Future Directions in Painful Knee Osteoarthritis

This perspective article puts forth a conceptual model for the pain experience for individuals diagnosed with knee osteoarthritis (OA). Pain in knee OA is likely a heterogeneous, multi-factorial phenomenon that involves-not only the OA disease process-but elements unique to patient psychology and pain neurophysiology. The relevant contributions to the pain experience for any individual patient are still difficult, if not impossible, to definitively determine, and the rationale for many clinical treatment decisions arises primarily from a mechanistic understanding of OA pathophysiology. The Osteoarthritis Research Society International (OARSI) recently identified “phenotyping” of OA pain as a research priority, to “better target pain therapies to individual patients.” The authors propose that contributions from the following three domains: 1) knee pathology, 2) psychological distress and 3) pain neurophysiology, ought to be considered equally important in future efforts to understand pain phenotypes in knee OA.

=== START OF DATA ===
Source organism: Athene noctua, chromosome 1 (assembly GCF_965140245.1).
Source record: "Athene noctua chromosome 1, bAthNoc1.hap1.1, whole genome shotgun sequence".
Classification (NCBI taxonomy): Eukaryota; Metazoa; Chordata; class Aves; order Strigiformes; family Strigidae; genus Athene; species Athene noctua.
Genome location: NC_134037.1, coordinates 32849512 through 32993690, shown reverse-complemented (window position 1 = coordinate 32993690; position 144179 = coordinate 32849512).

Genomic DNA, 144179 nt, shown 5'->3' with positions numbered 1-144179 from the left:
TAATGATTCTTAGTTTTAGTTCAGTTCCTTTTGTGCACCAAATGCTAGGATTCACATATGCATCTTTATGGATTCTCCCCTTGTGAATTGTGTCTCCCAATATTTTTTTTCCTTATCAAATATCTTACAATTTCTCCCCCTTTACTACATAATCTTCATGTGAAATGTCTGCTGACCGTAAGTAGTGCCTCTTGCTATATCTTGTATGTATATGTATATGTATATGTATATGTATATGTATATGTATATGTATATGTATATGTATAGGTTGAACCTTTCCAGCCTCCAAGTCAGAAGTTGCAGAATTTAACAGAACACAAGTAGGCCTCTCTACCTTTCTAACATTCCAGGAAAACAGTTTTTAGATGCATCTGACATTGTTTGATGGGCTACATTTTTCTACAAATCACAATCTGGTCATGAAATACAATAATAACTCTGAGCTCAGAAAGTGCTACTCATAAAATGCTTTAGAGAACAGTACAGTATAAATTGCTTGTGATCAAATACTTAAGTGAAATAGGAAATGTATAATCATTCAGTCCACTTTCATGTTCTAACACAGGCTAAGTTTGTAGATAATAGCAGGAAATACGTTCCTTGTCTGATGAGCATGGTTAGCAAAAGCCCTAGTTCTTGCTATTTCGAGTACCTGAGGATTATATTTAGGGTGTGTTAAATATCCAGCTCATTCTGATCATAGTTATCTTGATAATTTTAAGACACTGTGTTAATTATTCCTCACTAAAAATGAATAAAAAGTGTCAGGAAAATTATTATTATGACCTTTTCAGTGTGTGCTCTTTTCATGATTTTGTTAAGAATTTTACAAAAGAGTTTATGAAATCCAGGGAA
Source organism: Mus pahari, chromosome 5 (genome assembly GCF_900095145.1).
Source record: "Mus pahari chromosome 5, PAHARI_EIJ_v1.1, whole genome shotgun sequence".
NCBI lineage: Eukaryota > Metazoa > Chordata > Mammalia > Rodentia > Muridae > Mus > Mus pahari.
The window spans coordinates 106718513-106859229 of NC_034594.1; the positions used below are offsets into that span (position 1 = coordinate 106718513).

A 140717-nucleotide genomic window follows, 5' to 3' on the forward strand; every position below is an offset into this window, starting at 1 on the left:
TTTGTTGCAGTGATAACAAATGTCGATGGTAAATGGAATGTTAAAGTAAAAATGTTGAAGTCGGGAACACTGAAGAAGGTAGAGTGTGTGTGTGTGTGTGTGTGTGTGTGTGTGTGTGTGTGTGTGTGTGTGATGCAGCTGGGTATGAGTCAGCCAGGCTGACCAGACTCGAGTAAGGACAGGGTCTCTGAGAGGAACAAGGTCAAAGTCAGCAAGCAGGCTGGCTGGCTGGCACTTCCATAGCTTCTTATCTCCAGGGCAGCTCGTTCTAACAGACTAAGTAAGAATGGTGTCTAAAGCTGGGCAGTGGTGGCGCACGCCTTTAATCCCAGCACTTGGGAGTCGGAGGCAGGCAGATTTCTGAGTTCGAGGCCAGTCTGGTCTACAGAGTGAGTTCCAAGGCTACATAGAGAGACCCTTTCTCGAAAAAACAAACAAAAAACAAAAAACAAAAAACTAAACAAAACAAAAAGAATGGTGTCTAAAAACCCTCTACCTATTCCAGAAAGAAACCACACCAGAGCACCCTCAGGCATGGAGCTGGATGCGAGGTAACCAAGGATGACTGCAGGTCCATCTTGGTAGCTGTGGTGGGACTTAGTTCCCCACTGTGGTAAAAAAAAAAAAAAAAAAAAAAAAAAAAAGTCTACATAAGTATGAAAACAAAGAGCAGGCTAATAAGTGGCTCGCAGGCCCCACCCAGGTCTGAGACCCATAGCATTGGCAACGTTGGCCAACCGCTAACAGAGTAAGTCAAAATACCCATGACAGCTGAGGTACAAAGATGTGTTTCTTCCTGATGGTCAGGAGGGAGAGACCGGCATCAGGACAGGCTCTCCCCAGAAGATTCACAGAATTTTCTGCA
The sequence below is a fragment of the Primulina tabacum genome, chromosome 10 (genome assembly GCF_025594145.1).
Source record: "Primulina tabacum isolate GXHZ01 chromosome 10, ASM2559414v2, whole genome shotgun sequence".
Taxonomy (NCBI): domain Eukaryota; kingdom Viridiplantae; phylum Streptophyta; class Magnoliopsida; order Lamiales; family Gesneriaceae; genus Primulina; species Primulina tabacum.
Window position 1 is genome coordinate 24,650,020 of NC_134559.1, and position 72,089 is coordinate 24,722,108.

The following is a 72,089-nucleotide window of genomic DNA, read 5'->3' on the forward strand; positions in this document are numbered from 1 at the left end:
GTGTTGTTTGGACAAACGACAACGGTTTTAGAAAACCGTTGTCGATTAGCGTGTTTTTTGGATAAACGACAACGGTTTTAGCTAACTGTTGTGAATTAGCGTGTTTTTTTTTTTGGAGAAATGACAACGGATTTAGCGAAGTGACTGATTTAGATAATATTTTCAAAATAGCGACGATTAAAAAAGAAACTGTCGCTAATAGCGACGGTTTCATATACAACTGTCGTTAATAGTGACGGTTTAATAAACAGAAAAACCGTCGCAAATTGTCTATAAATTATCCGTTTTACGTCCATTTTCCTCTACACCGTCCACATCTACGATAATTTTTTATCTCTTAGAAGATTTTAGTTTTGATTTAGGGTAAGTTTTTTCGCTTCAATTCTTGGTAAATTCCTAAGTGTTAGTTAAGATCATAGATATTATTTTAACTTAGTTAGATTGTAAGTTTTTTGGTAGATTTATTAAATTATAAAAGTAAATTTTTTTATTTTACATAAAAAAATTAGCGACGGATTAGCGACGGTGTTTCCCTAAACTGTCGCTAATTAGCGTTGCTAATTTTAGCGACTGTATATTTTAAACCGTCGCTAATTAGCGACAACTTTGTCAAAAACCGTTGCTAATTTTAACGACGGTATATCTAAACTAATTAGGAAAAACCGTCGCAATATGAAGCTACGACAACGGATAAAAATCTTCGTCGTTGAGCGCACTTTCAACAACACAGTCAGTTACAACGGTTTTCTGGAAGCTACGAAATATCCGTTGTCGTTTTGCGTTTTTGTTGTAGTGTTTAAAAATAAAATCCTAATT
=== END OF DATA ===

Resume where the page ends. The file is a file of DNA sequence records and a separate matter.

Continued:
Ultimately, characterization of pain phenotypes could assist in the understanding of the pain experience and the development of interventions specific to pain for individual patients.

Targeted hip and knee strengthening

A short online course by Lee Herrington covering the principles of muscle reloading and strengthening for lower limb following injury.